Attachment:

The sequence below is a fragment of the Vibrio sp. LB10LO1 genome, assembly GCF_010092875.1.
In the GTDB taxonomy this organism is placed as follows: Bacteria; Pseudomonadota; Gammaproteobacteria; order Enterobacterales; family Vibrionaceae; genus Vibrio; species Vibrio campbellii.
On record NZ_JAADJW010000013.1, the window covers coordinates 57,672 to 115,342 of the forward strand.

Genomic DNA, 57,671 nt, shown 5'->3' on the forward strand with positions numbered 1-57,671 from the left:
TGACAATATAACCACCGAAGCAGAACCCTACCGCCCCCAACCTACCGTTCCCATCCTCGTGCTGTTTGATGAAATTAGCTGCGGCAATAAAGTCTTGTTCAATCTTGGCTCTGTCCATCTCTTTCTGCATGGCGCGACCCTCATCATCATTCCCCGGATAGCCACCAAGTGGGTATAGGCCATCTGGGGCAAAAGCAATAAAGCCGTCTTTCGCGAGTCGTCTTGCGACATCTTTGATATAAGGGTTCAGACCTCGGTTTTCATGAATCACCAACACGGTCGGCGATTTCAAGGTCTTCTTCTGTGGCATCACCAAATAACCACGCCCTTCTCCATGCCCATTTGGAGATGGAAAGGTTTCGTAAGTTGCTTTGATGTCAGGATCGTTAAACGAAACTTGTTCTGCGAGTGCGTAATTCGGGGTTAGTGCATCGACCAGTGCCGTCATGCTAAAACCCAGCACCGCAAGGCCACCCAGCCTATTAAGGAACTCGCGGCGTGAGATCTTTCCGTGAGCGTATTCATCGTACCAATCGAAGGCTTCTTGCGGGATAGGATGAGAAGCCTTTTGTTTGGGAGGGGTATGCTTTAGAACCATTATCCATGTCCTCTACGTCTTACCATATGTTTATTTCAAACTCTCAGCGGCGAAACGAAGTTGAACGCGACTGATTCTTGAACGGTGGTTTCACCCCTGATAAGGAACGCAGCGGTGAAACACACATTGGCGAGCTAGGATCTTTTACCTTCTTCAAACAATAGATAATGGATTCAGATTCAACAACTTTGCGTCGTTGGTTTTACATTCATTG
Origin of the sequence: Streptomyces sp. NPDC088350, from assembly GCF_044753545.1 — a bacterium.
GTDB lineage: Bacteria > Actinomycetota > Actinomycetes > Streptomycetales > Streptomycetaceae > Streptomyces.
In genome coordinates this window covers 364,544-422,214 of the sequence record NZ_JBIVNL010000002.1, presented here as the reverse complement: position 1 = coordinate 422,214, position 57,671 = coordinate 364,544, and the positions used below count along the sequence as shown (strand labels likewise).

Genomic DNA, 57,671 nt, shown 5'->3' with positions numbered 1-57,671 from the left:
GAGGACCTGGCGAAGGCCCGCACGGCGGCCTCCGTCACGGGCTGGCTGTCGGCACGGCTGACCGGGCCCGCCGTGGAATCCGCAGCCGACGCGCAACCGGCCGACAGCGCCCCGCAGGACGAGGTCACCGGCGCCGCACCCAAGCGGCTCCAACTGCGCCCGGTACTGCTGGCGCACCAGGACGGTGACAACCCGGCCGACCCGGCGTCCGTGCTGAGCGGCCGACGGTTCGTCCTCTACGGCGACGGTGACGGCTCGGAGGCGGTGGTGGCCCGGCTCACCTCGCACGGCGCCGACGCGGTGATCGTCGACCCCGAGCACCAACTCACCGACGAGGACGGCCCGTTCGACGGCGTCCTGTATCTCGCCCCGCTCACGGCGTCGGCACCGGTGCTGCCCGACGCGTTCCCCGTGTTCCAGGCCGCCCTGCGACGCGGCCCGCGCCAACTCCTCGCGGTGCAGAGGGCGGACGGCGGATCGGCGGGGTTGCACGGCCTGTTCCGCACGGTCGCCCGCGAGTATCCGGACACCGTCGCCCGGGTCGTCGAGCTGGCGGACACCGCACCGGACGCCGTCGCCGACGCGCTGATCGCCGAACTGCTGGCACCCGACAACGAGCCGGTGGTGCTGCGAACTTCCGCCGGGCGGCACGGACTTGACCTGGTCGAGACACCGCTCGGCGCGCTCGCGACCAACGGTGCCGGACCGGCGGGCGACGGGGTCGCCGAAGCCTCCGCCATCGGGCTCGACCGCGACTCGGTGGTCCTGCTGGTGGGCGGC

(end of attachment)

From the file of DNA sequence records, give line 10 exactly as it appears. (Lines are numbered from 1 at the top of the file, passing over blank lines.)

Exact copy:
GAGGACCTGGCGAAGGCCCGCACGGCGGCCTCCGTCACGGGCTGGCTGTCGGCACGGCTGACCGGGCCCGCCGTGGAATCCGCAGCCGACGCGCAACCGGCCGACAGCGCCCCGCAGGACGAGGTCACCGGCGCCGCACCCAAGCGGCTCCAACTGCGCCCGGTACTGCTGGCGCACCAGGACGGTGACAACCCGGCCGACCCGGCGTCCGTGCTGAGCGGCCGACGGTTCGTCCTCTACGGCGACGGTGACGGCTCGGAGGCGGTGGTGGCCCGGCTCACCTCGCACGGCGCCGACGCGGTGATCGTCGACCCCGAGCACCAACTCACCGACGAGGACGGCCCGTTCGACGGCGTCCTGTATCTCGCCCCGCTCACGGCGTCGGCACCGGTGCTGCCCGACGCGTTCCCCGTGTTCCAGGCCGCCCTGCGACGCGGCCCGCGCCAACTCCTCGCGGTGCAGAGGGCGGACGGCGGATCGGCGGGGTTGCACGGCCTGTTCCGCACGGTCGCCCGCGAGTATCCGGACACCGTCGCCCGGGTCGTCGAGCTGGCGGACACCGCACCGGACGCCGTCGCCGACGCGCTGATCGCCGAACTGCTGGCACCCGACAACGAGCCGGTGGTGCTGCGAACTTCCGCCGGGCGGCACGGACTTGACCTGGTCGAGACACCGCTCGGCGCGCTCGCGACCAACGGTGCCGGACCGGCGGGCGACGGGGTCGCCGAAGCCTCCGCCATCGGGCTCGACCGCGACTCGGTGGTCCTGCTGGTGGGCGGC